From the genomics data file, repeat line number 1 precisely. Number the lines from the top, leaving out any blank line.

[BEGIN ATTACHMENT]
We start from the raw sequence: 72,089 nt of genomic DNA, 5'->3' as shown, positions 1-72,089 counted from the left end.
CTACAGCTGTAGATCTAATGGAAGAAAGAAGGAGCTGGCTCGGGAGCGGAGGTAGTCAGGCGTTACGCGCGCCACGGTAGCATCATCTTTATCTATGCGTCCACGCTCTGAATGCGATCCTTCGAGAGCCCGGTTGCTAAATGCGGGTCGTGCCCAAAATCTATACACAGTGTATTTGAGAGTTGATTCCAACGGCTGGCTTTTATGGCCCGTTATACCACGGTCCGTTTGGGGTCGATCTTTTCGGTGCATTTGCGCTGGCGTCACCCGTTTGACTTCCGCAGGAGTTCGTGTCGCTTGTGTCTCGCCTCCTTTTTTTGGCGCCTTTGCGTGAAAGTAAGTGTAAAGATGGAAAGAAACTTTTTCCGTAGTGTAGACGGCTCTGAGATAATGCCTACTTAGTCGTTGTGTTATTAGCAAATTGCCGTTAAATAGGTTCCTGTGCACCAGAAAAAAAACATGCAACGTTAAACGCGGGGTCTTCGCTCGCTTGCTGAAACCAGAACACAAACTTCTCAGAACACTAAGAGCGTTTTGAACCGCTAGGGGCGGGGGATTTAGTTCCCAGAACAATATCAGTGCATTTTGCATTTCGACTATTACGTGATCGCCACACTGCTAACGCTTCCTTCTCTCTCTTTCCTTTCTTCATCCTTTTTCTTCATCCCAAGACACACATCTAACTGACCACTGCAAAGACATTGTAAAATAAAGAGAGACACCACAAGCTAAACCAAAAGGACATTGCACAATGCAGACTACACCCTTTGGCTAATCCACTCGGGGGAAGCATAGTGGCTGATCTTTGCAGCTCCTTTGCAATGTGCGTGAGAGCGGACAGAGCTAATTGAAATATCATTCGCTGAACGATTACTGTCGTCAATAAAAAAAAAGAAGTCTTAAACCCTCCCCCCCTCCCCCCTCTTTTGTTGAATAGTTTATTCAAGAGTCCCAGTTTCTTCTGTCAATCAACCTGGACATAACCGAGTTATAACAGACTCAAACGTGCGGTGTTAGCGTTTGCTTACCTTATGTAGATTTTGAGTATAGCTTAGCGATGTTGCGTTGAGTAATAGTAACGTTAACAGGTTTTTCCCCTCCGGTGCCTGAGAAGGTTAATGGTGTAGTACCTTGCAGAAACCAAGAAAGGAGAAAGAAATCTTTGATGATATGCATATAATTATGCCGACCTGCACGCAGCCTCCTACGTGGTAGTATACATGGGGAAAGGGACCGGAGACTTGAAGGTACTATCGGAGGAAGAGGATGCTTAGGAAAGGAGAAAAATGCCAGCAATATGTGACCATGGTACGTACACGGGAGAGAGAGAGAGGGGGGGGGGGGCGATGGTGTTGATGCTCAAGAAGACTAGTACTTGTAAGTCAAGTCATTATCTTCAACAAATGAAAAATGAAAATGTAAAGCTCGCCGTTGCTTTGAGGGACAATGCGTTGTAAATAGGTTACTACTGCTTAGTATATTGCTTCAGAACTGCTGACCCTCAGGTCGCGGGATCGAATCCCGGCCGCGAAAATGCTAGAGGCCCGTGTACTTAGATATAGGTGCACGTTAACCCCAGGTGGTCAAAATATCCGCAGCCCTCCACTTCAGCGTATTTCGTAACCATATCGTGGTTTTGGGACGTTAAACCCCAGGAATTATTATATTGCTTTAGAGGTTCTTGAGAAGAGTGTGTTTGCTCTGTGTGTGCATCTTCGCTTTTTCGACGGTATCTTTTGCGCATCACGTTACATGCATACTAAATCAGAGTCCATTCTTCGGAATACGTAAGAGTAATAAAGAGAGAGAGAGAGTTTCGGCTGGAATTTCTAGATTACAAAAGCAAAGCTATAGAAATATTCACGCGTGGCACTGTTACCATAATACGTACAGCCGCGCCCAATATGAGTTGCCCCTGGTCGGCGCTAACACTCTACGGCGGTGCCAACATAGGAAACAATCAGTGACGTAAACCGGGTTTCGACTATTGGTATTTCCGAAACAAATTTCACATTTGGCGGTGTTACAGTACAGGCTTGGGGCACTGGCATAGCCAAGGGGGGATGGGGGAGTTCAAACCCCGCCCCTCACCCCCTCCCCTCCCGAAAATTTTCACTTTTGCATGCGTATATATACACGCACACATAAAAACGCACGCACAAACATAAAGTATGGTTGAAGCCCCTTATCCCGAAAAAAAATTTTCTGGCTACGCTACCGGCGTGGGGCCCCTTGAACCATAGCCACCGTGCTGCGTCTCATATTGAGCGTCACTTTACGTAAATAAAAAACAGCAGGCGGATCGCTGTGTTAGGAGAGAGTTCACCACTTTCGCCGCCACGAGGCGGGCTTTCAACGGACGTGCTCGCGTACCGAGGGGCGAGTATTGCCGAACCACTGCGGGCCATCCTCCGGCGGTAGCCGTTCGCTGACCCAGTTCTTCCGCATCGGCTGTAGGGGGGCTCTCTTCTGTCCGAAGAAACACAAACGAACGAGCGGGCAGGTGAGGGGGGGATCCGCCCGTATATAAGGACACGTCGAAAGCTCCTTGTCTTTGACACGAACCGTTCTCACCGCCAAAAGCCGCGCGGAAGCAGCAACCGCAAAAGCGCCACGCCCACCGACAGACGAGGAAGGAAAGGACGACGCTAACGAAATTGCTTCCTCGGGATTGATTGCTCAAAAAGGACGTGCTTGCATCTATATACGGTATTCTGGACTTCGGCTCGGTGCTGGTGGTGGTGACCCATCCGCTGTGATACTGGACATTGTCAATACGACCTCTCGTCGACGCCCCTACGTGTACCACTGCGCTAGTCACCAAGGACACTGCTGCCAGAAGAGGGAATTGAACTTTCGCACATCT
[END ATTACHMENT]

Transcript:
We start from the raw sequence: 72,089 nt of genomic DNA, 5'->3' as shown, positions 1-72,089 counted from the left end.